Ideas Made to Matter
Reading list: Applying analytics
Analytics. It is something every company should be using. Right?
Netflix uses it not only to suggest what viewers should watch, but to decide what projects to fund. Disney is using it to reduce ride wait times and deliver better customer service.
Most organizations can benefit from introducing analytics into their processes. But doing it right requires work. Here are some examples to get you started:
Analytics are providing a competitive advantage. For the first time in four years, the number of companies gaining a competitive advantage from analytics increased. This is in large part due to companies not only deriving insights from data and analytics, but also innovating with analytics. This report, which explores the foundation for these innovation processes, is based on MIT Sloan Management Review’s 2017 Data and Analytics report, and includes responses from 2,602 business executives, managers, and analytics professionals.
Read “Analytics as a source of business innovation” at MIT Sloan Management Review.
Analytics can help with hard decisions. Doctors who perform kidney transplants typically have as little as an hour to decide whether they should accept or reject a donor kidney for their patient. They make those decisions based largely on intuition, but according to MIT Sloan professors Nikos Trichakis and Dimitris Bertsimas, it is impossible for surgeons to know if a better kidney may end up being offered to their patient. To help doctors make more informed decisions, Trichakis and Bertsimas developed an analytics-based predictive model that doctors can use to determine the probability of a better kidney becoming available.
Read “How an analytics-based predictive model can improve kidney transplant survival rates.”
Companies in any industry can learn from how analytics is used in sports. Sports teams at all levels, from high school through professional, are using analytics to construct rosters, develop game plans, and improve athletes’ health and wellness. But analytics was not always accepted in the sports industry, writes MIT Sloan professor Ben Shields in MIT Sloan Management Review. Other industries looking to integrate analytics into their processes can use the three strategies outlined in this article as a framework.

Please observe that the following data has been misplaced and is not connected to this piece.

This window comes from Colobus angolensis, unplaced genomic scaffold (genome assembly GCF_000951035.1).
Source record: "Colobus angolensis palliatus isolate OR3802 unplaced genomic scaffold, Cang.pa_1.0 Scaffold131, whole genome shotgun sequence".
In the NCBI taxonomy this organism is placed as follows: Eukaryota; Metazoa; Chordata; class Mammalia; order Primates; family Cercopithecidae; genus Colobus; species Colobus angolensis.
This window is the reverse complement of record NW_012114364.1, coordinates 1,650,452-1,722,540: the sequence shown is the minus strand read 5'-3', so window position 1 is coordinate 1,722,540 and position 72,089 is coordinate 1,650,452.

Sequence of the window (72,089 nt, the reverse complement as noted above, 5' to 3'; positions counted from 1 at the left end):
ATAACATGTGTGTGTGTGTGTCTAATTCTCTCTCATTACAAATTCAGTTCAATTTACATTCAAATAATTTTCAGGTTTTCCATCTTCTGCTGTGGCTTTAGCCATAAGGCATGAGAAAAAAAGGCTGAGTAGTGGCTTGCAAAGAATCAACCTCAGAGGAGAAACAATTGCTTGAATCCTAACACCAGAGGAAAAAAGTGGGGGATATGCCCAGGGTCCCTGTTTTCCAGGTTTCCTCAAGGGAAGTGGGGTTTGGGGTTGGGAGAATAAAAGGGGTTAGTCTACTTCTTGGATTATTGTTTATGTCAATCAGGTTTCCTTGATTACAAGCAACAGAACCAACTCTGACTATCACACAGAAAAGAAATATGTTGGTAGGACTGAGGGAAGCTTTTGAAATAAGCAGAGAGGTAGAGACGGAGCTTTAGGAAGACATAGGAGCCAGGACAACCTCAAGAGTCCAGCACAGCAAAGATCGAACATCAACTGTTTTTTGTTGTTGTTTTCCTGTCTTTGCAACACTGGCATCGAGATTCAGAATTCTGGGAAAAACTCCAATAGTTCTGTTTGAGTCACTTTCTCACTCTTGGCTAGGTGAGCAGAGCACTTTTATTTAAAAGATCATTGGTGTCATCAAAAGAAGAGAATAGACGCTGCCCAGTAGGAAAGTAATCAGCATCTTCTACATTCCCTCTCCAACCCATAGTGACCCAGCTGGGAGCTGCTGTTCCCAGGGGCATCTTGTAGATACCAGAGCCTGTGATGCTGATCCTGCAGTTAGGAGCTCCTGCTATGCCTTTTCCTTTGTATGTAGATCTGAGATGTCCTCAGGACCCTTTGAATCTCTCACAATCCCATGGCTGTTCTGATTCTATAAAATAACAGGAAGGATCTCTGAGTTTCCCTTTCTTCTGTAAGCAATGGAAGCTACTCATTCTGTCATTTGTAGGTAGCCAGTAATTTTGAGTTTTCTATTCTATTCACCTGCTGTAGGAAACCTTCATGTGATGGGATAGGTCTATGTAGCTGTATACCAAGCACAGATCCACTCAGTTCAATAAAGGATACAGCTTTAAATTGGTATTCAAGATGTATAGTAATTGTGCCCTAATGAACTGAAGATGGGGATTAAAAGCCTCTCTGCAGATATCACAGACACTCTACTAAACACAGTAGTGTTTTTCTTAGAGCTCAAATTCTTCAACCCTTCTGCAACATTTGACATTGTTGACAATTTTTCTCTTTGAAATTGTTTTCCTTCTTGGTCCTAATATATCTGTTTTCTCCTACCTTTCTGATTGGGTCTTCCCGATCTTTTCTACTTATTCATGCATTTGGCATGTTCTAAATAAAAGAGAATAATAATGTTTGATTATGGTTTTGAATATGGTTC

Read “Integrating analytics in your organization: Lessons from the sports industry” from MIT Sloan Management Review.
Startup funding can be smarter. How do many venture capitalists decide where to invest their money? They rely on instinct or prioritize companies from people they know, according to Arturo Moreno, MBA ’17. His company, PreSeries, has created a machine learning-powered platform to introduce analytics into the process. The goal is to make funding startups an objective, data-driven process.
Read “PreSeries wants to make it easier for startups to get funded.”
There’s a human side of analytics. Tracking analytics is one thing. Acting on analytics is something else entirely. And it takes human intuition to figure out what information is important and what is not. Sometimes employees have to present their data findings to people who aren’t familiar with using data or analytics. In those situations, how you present your data is important. As is applying a human touch to the mathematical models that inform analytics. This article explores what two MIT Sloan students learned during a course about doing just that.
Read “Talking to your boss about data.”
Analytics teams aren’t delivering what they are capable of — yet. Analytics teams have the potential to lead business innovation, but most are seen as internal consultants or service providers, writes head of BMO Financial Group’s analytics centre of excellence Lori C. Bieda in MIT Sloan Management Review. In a field with a dearth of talent, a high turnover rate, and difficulty translating analytics findings for managers, this article offers ways management can hold on to talent and, in turn, monetize their data.
Read “Leading analytics teams in changing times” from MIT Sloan Management Review.
Find a needle in the data haystack. The typical process for drug discovery can take years and cost billions of dollars, according to twoXAR co-founder Andrew M. Radin, MBA ’14. By analyzing large data sets of biomedical information to find unexpected associations between diseases and the drugs that could treat them, though, twoXAR can shave years off that process and save companies money.
Read “Bringing big data to drug discovery.”
People analytics matter. Analytics is now being used in human resources management. “People analytics” can result in better hires and increased profits, and can even help correct workplace biases, according to a blog post from MIT Sloan Executive Education.
Read “Gaining competitive advantage with people analytics” at MIT Sloan Executive Education.